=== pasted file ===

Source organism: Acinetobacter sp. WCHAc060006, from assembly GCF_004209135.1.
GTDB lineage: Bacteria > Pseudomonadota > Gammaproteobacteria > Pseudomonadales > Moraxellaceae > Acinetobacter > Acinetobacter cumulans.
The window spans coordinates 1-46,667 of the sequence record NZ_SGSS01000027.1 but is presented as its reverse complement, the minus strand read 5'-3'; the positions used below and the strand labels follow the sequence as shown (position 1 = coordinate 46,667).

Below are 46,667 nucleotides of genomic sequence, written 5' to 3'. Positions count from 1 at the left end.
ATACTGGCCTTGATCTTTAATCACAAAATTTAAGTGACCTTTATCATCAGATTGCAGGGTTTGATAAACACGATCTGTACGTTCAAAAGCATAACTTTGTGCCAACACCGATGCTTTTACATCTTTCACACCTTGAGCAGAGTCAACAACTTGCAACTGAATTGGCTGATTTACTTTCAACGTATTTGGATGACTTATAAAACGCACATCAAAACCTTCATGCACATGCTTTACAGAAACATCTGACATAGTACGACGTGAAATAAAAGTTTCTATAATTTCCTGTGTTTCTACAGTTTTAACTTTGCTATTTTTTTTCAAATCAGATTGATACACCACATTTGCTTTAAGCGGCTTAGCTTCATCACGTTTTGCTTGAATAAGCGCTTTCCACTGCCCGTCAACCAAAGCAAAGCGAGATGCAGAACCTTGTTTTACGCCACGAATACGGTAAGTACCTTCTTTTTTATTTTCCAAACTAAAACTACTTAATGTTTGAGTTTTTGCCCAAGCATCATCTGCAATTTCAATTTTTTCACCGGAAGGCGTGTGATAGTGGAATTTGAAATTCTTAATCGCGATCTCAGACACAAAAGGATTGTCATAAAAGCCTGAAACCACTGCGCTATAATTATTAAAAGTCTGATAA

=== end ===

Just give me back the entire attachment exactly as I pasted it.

Source organism: Acinetobacter sp. WCHAc060006, from assembly GCF_004209135.1.
GTDB lineage: Bacteria > Pseudomonadota > Gammaproteobacteria > Pseudomonadales > Moraxellaceae > Acinetobacter > Acinetobacter cumulans.
The window spans coordinates 1-46,667 of the sequence record NZ_SGSS01000027.1 but is presented as its reverse complement, the minus strand read 5'-3'; the positions used below and the strand labels follow the sequence as shown (position 1 = coordinate 46,667).

Below are 46,667 nucleotides of genomic sequence, written 5' to 3'. Positions count from 1 at the left end.
ATACTGGCCTTGATCTTTAATCACAAAATTTAAGTGACCTTTATCATCAGATTGCAGGGTTTGATAAACACGATCTGTACGTTCAAAAGCATAACTTTGTGCCAACACCGATGCTTTTACATCTTTCACACCTTGAGCAGAGTCAACAACTTGCAACTGAATTGGCTGATTTACTTTCAACGTATTTGGATGACTTATAAAACGCACATCAAAACCTTCATGCACATGCTTTACAGAAACATCTGACATAGTACGACGTGAAATAAAAGTTTCTATAATTTCCTGTGTTTCTACAGTTTTAACTTTGCTATTTTTTTTCAAATCAGATTGATACACCACATTTGCTTTAAGCGGCTTAGCTTCATCACGTTTTGCTTGAATAAGCGCTTTCCACTGCCCGTCAACCAAAGCAAAGCGAGATGCAGAACCTTGTTTTACGCCACGAATACGGTAAGTACCTTCTTTTTTATTTTCCAAACTAAAACTACTTAATGTTTGAGTTTTTGCCCAAGCATCATCTGCAATTTCAATTTTTTCACCGGAAGGCGTGTGATAGTGGAATTTGAAATTCTTAATCGCGATCTCAGACACAAAAGGATTGTCATAAAAGCCTGAAACCACTGCGCTATAATTATTAAAAGTCTGATAA